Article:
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    How LMS Collaborator integrates with all systems, or what are API and Webhook

    Date published: 11.06.2024
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    According to the official version, an application programming interface (API) is a set of definitions of subroutines, interaction protocols, and tools for creating software. It serves as a bridge that helps developers connect two separate systems and make them into one coherent mechanism.

    It sounds very interesting, but to a person who has nothing to do with programming, it is completely incomprehensible.

    That’s why we decided to talk to CTO & Co-Founder of LMS Collaborator Oleksandr Slubskyi to get a translation from technical language to human language and finally find out what the application programming interface is and why it is needed.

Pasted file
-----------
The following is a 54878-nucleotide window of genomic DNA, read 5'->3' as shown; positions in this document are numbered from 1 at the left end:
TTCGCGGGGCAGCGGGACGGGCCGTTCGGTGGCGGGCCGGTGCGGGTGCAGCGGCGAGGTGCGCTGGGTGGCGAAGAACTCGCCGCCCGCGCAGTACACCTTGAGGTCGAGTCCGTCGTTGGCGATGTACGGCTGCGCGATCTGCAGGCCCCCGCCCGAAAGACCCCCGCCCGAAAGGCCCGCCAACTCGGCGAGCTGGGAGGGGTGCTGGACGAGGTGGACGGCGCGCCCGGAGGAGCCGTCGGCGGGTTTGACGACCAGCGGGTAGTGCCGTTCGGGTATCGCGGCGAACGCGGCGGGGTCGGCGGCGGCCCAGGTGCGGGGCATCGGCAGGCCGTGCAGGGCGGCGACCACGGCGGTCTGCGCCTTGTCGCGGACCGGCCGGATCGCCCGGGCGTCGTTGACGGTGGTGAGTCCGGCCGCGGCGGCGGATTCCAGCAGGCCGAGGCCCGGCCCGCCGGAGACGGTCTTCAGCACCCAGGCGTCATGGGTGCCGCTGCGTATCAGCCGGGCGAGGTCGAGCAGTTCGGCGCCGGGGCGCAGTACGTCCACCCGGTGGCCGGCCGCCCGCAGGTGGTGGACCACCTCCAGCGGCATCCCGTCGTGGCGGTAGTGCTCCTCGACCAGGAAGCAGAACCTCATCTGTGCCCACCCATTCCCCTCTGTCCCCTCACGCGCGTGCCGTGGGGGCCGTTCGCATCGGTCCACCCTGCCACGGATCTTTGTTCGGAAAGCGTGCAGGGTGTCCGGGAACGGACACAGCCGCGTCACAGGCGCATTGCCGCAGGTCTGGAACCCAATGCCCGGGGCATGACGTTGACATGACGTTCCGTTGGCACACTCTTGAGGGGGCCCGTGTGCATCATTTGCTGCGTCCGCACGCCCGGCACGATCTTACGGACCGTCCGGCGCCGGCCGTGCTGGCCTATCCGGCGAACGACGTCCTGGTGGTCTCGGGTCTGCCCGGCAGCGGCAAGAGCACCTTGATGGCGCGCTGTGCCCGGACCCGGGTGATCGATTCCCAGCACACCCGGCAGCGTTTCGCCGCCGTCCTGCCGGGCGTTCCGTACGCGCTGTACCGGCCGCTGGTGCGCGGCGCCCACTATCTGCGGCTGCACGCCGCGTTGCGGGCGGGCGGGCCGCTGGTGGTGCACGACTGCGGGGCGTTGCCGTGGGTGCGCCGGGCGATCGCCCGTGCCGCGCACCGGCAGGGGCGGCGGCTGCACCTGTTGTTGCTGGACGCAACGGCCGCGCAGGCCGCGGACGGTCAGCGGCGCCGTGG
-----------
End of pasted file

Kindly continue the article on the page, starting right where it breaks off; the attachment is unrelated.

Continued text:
About the API in simple terms

    Imagine that you have come to McDonald’s for your favorite Double Cheeseburger Menu. The kitchen staff doesn’t take your order directly because they are busy frying fries, assembling burgers, and making coffee. If they are distracted by chattering with each new customer, you will have to stand in line for hours.

    That’s why you need a kind of intermediary to transfer your order to the kitchen. In our case, this role is played by a self-service terminal or a cashier. As a result, the staff is not distracted from their direct work, and you receive your order within a few minutes – everyone wins.

    The API works on the same principle.

    This is the intermediary that allows services to interact with each other. For example, an LMS alone cannot send SMS messages to employees to notify them of a new task or test, but mobile operators can. In this case, the API acts as a self-service terminal that helps to establish communication between these systems.

    blankLong ago, this was something new and unusual, but now it is considered a generally recognized standard. One way or another, all services have their own APIs.